The candidates are three Italians: Cardinal Lomeli, the conscientious leader of the election process; Cardinal Bellini, an ambitious reformer; and Cardinal Tedesco, an ambitious archconservative. In addition, there are Cardinal Tremblay, a media-savvy Canadian who is ambitious for his own sake; Cardinal Adeyemi, a charismatic Nigerian conservative; and Cardinal Benitez, an unknown, modest Filipino. And the fortunes of these men will rise and fall as the election proceeds, falling either because of discoveries of their past, or because of their own aggressiveness. One might also note that these changes in fortune occur conveniently between each of the ballots, meaning they are carefully placed by the author to build his suspense. As well as to prompt the next shift in the leading vote-getter.

Unfortunately, however, we witness each candidate’s rise and fall more as representatives of their individual ideology than as fully-fleshed human beings whose private beliefs are probed. Which is why, as we dig further into this novel, the outcome of the voting becomes more pertinent than the fate of these individual candidates. Except, one might say, for the winning candidate. Which, as I said, involves a change more at the instigation of the author than it is of the candidate.

All of this works, however, within the secretive atmosphere that Harris has brought alive onto the page. As a former political reporter himself, as well as a novelist fascinated by the hidden machinations of power (see his Roman era novels), Harris says his initial inspiration for this novel came when he compared the faces on the Vatican balcony—“worldly, cunning, benign”—as the recent pope was announced, to the faces he imagined in Cicero’s senate.

Harris understands how ambition and power function in a complex organization like the Church. Especially when its leaders are brought together to choose one among them to be their chief. He also uses Lomeli to spell out the history and traditions of past elections, as well as the implications for today. Perhaps most powerful of all, he emphasizes the seclusion of these cardinals and the ritual secretiveness that each cardinal accepts. Finally, he balances the institutional and personal needs that confront these men.

Nevertheless, this novel fits more into the thriller category than into the literary category. It is more concerned with the outcome than with any change the outcome brings—either to the Church or to these characters. And yet it is a fine novel, because of its texture of secrecy, its reflection of the Church’s past in its art, its overview of Church politics, its clear understanding of ambition and power, leavened at times by one’s conscience, and finally by the sincere humanity of these cardinals. (May, 2017)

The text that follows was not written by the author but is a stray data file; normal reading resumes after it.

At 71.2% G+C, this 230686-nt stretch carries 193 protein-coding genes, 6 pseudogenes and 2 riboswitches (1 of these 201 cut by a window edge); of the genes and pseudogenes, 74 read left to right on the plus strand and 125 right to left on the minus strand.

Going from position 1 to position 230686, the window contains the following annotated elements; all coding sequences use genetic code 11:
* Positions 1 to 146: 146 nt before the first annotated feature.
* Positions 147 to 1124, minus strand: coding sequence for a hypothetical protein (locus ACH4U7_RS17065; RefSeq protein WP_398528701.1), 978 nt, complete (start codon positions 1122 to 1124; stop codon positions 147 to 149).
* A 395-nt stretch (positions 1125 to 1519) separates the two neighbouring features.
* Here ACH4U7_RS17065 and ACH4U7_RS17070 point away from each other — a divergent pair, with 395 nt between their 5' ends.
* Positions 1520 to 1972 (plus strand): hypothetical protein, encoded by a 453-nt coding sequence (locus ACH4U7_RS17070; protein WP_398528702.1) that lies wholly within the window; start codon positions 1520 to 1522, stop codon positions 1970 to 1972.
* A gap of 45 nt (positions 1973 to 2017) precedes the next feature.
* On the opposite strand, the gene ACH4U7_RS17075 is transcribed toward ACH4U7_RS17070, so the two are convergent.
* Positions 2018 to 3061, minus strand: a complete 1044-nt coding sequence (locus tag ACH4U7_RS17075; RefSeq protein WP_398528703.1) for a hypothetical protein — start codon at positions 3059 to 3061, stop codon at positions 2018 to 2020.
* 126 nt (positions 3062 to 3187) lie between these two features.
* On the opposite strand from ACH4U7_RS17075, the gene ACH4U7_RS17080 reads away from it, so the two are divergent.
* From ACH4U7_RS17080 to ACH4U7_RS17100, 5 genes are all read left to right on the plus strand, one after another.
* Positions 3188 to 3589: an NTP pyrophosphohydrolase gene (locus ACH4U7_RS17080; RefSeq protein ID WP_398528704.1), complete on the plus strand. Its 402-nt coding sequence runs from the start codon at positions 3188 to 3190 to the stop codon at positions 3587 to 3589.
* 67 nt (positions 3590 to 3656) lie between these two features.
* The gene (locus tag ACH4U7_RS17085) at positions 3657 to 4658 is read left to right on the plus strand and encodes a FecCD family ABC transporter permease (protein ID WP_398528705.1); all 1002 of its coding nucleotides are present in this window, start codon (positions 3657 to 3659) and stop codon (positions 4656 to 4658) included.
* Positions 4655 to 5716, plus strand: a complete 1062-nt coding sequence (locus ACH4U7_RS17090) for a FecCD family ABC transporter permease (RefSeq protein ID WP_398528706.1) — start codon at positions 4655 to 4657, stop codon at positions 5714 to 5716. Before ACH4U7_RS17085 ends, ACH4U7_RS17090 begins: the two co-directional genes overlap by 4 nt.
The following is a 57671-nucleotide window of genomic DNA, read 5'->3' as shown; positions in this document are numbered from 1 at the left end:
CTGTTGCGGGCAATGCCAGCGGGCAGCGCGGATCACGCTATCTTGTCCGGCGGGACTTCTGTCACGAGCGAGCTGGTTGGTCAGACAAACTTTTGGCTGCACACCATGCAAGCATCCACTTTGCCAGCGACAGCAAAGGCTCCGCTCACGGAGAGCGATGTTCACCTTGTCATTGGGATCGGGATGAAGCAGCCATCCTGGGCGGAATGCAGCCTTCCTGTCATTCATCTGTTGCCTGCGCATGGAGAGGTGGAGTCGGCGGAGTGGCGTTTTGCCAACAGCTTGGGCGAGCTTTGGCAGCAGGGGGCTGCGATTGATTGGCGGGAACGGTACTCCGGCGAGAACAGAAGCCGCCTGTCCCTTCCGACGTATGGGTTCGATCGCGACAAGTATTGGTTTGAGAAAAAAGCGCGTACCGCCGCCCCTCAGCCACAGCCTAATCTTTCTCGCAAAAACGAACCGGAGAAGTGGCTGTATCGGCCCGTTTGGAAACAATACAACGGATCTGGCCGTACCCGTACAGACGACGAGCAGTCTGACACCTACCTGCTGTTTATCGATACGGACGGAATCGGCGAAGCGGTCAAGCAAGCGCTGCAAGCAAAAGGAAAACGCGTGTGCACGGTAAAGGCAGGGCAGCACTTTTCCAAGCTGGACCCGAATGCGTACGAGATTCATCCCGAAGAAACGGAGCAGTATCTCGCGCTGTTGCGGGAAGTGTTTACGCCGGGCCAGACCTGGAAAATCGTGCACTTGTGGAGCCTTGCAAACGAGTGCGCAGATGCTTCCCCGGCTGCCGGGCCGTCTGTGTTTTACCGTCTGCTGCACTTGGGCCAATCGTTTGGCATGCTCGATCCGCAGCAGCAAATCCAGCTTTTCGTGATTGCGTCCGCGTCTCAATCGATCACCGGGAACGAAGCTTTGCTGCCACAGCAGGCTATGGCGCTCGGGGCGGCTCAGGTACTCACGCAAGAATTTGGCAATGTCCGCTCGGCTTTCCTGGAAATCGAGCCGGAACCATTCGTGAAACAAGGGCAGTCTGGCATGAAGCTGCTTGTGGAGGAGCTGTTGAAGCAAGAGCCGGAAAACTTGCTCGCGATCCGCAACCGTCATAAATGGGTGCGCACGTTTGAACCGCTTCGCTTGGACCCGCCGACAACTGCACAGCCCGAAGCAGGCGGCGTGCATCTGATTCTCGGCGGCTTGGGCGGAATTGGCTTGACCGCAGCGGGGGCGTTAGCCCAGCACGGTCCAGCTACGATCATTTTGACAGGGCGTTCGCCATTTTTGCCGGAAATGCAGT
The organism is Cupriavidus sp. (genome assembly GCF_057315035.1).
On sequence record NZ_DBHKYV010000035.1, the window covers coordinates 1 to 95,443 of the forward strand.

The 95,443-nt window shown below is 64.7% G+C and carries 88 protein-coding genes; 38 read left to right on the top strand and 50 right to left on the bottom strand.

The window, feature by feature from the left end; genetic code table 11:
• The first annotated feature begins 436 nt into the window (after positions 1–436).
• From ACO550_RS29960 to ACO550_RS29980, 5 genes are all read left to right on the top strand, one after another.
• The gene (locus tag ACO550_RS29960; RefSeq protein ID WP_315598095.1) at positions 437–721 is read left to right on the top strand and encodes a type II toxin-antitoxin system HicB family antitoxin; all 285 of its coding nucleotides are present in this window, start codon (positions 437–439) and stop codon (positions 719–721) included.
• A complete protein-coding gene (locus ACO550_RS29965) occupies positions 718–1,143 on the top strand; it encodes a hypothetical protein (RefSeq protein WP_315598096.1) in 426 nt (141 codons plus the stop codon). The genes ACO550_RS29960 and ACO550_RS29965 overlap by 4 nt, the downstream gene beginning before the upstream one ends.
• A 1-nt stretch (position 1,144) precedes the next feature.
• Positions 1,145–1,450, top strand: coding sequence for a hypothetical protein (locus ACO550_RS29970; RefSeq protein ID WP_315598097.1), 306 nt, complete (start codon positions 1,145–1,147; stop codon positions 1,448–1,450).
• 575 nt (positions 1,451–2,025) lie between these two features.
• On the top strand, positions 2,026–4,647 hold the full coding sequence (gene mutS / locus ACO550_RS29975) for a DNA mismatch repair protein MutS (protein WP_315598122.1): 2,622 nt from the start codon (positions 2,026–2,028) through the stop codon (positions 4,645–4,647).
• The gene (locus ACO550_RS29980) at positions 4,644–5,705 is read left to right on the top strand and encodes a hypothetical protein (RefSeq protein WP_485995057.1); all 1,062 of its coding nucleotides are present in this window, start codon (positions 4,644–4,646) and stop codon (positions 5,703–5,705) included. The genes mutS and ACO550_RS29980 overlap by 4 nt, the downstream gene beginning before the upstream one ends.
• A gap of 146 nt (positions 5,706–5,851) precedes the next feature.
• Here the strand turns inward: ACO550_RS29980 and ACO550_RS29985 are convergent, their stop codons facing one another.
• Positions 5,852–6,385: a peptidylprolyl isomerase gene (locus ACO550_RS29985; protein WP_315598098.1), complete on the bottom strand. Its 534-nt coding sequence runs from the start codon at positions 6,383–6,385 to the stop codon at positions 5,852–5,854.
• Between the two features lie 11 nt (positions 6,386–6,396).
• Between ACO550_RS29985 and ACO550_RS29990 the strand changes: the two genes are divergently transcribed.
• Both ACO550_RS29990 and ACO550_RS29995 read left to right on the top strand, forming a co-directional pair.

Warburg in Rome, by James Carroll

This is a religious thriller, and a good one, from one of my favorite authors, James Carroll. But this 2014 novel is not the literary work that I had hoped to read. What happened? My theory stems from the fact that of Carroll’s recent works, only one was a novel, and, indeed, a literary one. Whereas, the others were works of history—with the emphasis on Church history and power, the Church’s relations with the Jews, and American military might.

This novel represents a blend of those issues, and I sense that Carroll either thought his subject here did not reach the scale of his previous non-fiction works, or thought it would reach a broader audience as a novel. And he did want/need a broad public to be aware of this slice of Vatican history.

The story he tells is ironic, that the Vatican, with the collaboration of the American army, established a pipeline to help Nazi military officers and government leaders escape to Argentina. They worked together, in history, because both groups feared that Soviet military power would establish atheistic Communism in Europe; and had determined that these escaping Nazis could become a bulwark to help prevent this from happening. While the irony is that the same U.S. government that is allowing the Germans to escape is, in Carroll’s fiction, also helping to fit into the post-war world the Jewish people whom those Nazi leaders persecuted.

And so, in addition to its exposure of Church duplicity at the highest level, this work also raises both refugee issues and moral issues. These include the violent acts of terrorists, by both Germans and Zionist Jews; the guilt of the fictional characters who become involved in the intrigue among the Germans, the Jews, and the Vatican; and the commitment of these various characters to their ideals, in the wake of these revelations.

The basic story of the Vatican pipeline is true, says Carroll. His fictional story to complement it involves five main characters. These are an American government official, David Warburg, a Jew; an ambitious priest, Kevin Deane; a Red Cross worker, Marguerite d’Erasmo; an American military officer, Peter Mates; and an English nun, sister Thomas Aquinas. Some of these collaborate with each other, some work at cross-purposes. Two couples emerge from this intrigue, but they reach different resolutions.